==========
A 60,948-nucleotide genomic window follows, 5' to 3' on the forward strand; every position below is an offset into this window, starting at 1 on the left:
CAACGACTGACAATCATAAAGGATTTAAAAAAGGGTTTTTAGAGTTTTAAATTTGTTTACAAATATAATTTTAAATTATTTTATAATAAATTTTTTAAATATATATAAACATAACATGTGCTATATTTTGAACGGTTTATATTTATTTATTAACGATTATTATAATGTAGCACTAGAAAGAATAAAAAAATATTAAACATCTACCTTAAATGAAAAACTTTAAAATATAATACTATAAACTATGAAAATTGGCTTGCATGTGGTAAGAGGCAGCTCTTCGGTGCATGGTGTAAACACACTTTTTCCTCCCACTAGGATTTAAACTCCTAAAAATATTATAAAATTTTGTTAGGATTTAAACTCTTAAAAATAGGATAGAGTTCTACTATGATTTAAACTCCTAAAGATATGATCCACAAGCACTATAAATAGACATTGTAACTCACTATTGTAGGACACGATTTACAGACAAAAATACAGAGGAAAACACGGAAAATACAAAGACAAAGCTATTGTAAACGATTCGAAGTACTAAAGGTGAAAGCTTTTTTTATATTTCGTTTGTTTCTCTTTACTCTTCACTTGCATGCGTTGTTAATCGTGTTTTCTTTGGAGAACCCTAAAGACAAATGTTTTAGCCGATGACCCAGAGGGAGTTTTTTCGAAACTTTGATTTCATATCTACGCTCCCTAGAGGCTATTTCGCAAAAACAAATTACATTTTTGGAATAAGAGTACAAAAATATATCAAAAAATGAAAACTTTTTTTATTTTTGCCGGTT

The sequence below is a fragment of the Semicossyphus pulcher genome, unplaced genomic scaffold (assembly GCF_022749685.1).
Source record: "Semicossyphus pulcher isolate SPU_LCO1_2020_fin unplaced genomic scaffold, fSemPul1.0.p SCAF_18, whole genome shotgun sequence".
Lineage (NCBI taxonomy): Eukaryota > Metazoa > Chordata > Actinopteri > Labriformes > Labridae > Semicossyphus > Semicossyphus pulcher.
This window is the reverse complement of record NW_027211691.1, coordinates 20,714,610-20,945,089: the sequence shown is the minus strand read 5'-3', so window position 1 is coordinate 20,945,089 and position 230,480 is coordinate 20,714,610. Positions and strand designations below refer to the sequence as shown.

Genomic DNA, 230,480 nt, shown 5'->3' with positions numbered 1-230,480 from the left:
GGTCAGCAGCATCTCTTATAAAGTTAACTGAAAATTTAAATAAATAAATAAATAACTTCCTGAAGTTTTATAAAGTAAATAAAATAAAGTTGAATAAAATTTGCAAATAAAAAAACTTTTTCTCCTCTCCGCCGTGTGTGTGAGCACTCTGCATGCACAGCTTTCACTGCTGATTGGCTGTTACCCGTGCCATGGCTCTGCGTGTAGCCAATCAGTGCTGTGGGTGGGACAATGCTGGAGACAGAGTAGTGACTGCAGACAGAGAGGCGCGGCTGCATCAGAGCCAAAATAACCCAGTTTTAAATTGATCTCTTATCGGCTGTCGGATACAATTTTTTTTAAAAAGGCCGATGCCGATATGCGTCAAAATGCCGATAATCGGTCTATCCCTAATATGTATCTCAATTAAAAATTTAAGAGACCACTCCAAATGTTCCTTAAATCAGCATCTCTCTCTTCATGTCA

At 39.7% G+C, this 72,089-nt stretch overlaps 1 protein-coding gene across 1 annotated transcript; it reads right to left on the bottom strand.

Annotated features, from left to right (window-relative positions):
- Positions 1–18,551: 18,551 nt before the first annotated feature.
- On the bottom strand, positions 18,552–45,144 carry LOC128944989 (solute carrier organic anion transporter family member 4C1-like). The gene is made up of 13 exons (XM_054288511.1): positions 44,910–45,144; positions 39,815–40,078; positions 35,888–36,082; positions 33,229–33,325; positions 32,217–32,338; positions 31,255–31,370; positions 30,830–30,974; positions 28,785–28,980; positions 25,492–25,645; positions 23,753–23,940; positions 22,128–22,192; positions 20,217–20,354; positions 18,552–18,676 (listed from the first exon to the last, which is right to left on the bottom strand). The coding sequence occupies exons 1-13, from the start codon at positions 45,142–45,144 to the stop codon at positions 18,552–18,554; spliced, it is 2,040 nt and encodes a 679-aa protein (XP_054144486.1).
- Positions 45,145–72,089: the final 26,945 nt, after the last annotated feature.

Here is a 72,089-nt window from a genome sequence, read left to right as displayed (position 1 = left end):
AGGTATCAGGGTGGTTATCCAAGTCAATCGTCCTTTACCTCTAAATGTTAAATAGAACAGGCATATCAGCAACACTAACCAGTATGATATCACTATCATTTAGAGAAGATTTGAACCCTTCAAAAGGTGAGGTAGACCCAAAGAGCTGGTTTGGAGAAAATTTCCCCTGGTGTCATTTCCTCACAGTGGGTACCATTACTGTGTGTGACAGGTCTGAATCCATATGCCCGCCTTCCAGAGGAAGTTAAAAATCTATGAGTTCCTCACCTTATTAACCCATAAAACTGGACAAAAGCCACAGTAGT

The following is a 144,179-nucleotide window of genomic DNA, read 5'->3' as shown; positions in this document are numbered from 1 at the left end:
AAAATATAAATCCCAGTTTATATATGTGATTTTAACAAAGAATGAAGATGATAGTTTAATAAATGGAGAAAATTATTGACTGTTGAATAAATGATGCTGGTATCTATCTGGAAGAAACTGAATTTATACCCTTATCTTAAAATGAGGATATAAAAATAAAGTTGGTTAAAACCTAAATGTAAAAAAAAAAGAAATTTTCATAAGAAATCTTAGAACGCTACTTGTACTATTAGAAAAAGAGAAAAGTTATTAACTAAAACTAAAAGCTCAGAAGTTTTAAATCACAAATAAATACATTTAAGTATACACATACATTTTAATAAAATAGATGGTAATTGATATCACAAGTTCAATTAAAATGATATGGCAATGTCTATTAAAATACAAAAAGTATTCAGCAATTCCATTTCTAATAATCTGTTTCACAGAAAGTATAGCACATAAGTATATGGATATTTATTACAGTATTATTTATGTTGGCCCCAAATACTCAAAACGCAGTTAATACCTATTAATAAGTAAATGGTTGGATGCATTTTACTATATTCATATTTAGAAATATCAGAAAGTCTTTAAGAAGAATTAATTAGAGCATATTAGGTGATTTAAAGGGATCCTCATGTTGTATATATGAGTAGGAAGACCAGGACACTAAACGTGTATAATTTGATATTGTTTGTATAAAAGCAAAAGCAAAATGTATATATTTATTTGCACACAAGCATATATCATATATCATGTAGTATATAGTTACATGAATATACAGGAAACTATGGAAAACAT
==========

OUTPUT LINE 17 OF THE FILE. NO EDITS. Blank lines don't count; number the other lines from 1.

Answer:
AAAATATAAATCCCAGTTTATATATGTGATTTTAACAAAGAATGAAGATGATAGTTTAATAAATGGAGAAAATTATTGACTGTTGAATAAATGATGCTGGTATCTATCTGGAAGAAACTGAATTTATACCCTTATCTTAAAATGAGGATATAAAAATAAAGTTGGTTAAAACCTAAATGTAAAAAAAAAAGAAATTTTCATAAGAAATCTTAGAACGCTACTTGTACTATTAGAAAAAGAGAAAAGTTATTAACTAAAACTAAAAGCTCAGAAGTTTTAAATCACAAATAAATACATTTAAGTATACACATACATTTTAATAAAATAGATGGTAATTGATATCACAAGTTCAATTAAAATGATATGGCAATGTCTATTAAAATACAAAAAGTATTCAGCAATTCCATTTCTAATAATCTGTTTCACAGAAAGTATAGCACATAAGTATATGGATATTTATTACAGTATTATTTATGTTGGCCCCAAATACTCAAAACGCAGTTAATACCTATTAATAAGTAAATGGTTGGATGCATTTTACTATATTCATATTTAGAAATATCAGAAAGTCTTTAAGAAGAATTAATTAGAGCATATTAGGTGATTTAAAGGGATCCTCATGTTGTATATATGAGTAGGAAGACCAGGACACTAAACGTGTATAATTTGATATTGTTTGTATAAAAGCAAAAGCAAAATGTATATATTTATTTGCACACAAGCATATATCATATATCATGTAGTATATAGTTACATGAATATACAGGAAACTATGGAAAACAT